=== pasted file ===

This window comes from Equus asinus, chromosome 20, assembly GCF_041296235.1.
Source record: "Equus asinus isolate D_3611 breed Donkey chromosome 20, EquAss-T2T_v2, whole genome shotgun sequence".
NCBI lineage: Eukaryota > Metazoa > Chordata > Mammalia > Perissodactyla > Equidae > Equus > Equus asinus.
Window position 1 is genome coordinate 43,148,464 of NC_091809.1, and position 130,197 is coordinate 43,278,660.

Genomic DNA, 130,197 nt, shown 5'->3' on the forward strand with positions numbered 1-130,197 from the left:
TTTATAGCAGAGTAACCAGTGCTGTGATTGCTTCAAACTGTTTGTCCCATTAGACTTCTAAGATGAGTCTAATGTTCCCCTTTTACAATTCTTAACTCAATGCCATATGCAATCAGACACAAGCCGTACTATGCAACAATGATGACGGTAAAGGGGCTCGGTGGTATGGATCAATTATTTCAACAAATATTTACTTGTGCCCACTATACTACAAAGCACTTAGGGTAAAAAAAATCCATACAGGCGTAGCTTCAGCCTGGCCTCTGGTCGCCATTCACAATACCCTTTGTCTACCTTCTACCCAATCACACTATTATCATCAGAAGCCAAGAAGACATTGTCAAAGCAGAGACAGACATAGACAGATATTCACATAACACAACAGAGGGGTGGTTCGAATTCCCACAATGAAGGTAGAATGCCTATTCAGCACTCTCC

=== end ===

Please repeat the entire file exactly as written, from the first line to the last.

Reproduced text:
This window comes from Equus asinus, chromosome 20, assembly GCF_041296235.1.
Source record: "Equus asinus isolate D_3611 breed Donkey chromosome 20, EquAss-T2T_v2, whole genome shotgun sequence".
NCBI lineage: Eukaryota > Metazoa > Chordata > Mammalia > Perissodactyla > Equidae > Equus > Equus asinus.
Window position 1 is genome coordinate 43,148,464 of NC_091809.1, and position 130,197 is coordinate 43,278,660.

Genomic DNA, 130,197 nt, shown 5'->3' on the forward strand with positions numbered 1-130,197 from the left:
TTTATAGCAGAGTAACCAGTGCTGTGATTGCTTCAAACTGTTTGTCCCATTAGACTTCTAAGATGAGTCTAATGTTCCCCTTTTACAATTCTTAACTCAATGCCATATGCAATCAGACACAAGCCGTACTATGCAACAATGATGACGGTAAAGGGGCTCGGTGGTATGGATCAATTATTTCAACAAATATTTACTTGTGCCCACTATACTACAAAGCACTTAGGGTAAAAAAAATCCATACAGGCGTAGCTTCAGCCTGGCCTCTGGTCGCCATTCACAATACCCTTTGTCTACCTTCTACCCAATCACACTATTATCATCAGAAGCCAAGAAGACATTGTCAAAGCAGAGACAGACATAGACAGATATTCACATAACACAACAGAGGGGTGGTTCGAATTCCCACAATGAAGGTAGAATGCCTATTCAGCACTCTCC